Other Animals Glow in the Dark, but Brazilian Toadlets Are Something Else

These tiny amphibians range from yellow to red with pumpkin hues in the middle, but their bones, visible through thin skin, glow bright blue under UV light

Ruth Schuster
Ruth Schuster
Brazilian toadlet
Brazilian toadlet (GIF illustrates difference between what we see and what other animals see - toadlets don't flash)Credit: NYU Abu Dhabi Postdoctoral Associate Sandra Goutte
Ruth Schuster
Ruth Schuster

Not only are tiny Brazilian pumpkin toadlets bright orange, but they also with have fluorescent bones, which glow intense blue, no less.

Their little crania and a section of their ribs glow when illuminated with ultraviolet light, a collaboration of intrepid scientists from Brazil and NYU Abu Dhabi published in Scientific Reports this weekend. The glow seems to develop over the frog's life, and is weaker in the young ones and more intense in the older, larger individuals, most of which barely reach a couple of centimeters in size.

>> Read more: WATCH: Kangaroo rats prevail over snakes by ninja tacticsAn effectively invisible new frog found in India

To be specific, the fluorescence was found in not one species of pumpkin toadlet, but two: Brachycephalus ephippium and Brachycephalus pitanga.

Why would Sandra Goutte of Universidade Estadual de Campinas, Matthew Mason of NYU Abu Dhabi and their colleagues shine UV light on the frogs anyway? Because science has serendipitously discovered that a lot of animals and plants fluoresce.

On land, fluorescence has been observed in parrots and other birds, spiders and their scorpion sisters, chameleons and frogs, they write.

Fluorescence in pumpkin toadletsCredit: SciNews, on YouTube

Off land, the glow has been belatedly detected in sharks (yes, really), some other fish, the hawksbill turtle and other amphibians too. It turns out that some flowers have fluorescent stripes, for instance, that presumably guide bees – which can see them – to the nectar.

We can't see the glow without shutting the creatures in the dark and shining UV lights at them. But just like how we can see red while dogs can't, other animal can see colors in ranges invisible to us. They can see the glow to which we have been oblivious until very recently.

To us it's spooky or gorgeous or just weird, but to them it's just another color.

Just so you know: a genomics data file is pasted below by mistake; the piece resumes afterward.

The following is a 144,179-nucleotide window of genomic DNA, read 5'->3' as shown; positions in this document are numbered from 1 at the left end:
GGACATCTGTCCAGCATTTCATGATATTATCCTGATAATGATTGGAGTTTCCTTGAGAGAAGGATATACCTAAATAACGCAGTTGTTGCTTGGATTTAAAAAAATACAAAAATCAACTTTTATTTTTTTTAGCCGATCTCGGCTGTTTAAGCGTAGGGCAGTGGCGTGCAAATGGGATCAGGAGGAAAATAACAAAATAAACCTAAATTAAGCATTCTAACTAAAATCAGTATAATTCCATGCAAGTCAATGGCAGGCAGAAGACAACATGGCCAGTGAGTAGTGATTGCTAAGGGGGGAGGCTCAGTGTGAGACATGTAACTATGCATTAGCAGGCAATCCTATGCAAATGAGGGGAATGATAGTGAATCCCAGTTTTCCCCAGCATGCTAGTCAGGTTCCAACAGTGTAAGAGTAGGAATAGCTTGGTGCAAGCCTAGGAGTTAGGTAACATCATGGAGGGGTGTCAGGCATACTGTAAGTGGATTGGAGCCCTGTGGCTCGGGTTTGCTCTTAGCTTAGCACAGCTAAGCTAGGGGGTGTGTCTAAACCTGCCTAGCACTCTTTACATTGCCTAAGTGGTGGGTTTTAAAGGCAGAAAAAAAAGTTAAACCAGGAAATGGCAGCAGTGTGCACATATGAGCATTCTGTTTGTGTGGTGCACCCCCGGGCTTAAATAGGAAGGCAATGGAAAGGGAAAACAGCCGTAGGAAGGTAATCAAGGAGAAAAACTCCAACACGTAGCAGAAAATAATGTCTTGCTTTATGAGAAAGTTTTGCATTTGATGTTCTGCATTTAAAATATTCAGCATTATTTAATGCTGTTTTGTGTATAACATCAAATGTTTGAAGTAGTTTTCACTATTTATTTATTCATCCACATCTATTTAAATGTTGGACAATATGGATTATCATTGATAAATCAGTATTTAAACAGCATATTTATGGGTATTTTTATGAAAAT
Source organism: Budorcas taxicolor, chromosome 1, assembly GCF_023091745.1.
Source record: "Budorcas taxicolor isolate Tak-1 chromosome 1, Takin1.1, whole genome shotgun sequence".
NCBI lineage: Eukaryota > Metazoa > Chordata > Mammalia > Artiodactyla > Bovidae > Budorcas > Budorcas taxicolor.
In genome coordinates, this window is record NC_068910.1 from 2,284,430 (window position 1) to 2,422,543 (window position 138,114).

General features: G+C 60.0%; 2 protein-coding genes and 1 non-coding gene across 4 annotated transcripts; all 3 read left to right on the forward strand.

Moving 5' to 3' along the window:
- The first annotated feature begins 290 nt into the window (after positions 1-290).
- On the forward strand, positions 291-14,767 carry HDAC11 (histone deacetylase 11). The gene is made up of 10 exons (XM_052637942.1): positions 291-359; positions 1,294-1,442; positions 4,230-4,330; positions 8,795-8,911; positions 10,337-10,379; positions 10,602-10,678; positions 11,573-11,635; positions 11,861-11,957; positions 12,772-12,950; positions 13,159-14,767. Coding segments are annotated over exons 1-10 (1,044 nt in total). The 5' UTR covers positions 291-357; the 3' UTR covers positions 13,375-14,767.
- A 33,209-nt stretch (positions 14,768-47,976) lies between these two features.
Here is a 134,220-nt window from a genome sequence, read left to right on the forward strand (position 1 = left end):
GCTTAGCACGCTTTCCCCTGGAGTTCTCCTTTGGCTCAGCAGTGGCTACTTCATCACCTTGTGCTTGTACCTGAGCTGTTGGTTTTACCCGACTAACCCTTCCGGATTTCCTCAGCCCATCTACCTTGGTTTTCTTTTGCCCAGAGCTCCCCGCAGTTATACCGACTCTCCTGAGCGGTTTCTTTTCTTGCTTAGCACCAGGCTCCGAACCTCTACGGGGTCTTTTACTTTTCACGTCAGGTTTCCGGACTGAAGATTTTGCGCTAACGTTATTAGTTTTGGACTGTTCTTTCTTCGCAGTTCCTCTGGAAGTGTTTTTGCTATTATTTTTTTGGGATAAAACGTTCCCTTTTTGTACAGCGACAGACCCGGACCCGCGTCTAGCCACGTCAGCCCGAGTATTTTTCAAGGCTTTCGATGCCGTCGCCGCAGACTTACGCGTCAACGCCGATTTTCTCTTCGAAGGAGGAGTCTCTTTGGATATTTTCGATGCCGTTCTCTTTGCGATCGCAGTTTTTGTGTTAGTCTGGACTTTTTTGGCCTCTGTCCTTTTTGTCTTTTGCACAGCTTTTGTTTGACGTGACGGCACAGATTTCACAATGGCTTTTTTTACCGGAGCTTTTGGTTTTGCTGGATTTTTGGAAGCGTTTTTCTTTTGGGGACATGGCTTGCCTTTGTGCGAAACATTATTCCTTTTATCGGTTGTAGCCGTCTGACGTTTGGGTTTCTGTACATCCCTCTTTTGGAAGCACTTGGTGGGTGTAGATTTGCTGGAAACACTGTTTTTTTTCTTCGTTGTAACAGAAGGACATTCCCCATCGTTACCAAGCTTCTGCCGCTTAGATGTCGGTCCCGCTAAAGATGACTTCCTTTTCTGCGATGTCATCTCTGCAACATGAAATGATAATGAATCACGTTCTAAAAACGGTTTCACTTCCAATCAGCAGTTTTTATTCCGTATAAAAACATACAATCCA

What good does glowing do for them? We don't know specifically, but can surmise that they do exactly what other colors do for them: the fluorescence might aid in camouflage, or communication – telling fellow frogs that they are desirable, or telling non-frogs that they are toxic, for instance.

Pumpkin Toadlet: The way we see them, and fluorescing, the way other animals see them.Credit: NYU Abu Dhabi Postdoctoral Associate Sandra Goutte

"In nature, if they were visible to other animals, they could be used as intra-specific communication signals or as reinforcement of their aposematic coloration, warning potential predators of their toxicity,” Goutte says.

This group of tiny toadlets, which actually range in color from orange to red to yellow, are the second frog-type found to fluoresce. The first, also found in South America, was only discovered in 2017: the polka dot tree frog. To us, it looks brownish and greenish and has dark spots, not so different from the rotting-leaf look so beloved of small amphibia. Stick it in a cave with UV light and it glows neon blue and green.

But here's an interesting little aside. The polka dot tree frog has the luminescent molecules in its skin, lymphatic tissue (why not?) and in glandular secretions (might as well). The Brazilian pumpkin frogs have their radiant molecules in the dermal bone of the head and back, and it is visible through particularly thin skin. The other glowing animals tend, more sensibly, to glow from their skin, cuticles or feathers. The only other being whose bones glow is the chameleon.

In fact, many chameleon species have bony tubercles protruding from the skull that are visible through their scales, and fluoresce under UV light, wrote a different team in January 2018, also in Scientific Reports. In chameleons, "Tubercles arising from bones of the skull displace all dermal layers other than a thin, transparent layer of epidermis, creating a ‘window’ onto the bone," explained David Protzel et al. Definitely sounds attractive. Indeed, that group postulated the glow was all about inter-chameleon sexual attraction.

As for our pumpkin toadlets – their fluorescence is very intense under UV illumination, suggesting that it serves for signaling. Previous research has found that while they make calls, they can't actually hear them, and have been known to resort to paw-gestures and demonstratively opening their mouths at one another. This could support another theory: The light show is a weapon, or at least a threat. In chameleons, a 2013 study found that the males use color change to intimidate one another. Imagine if while landing their chromatic punches, they also glow in the dark.

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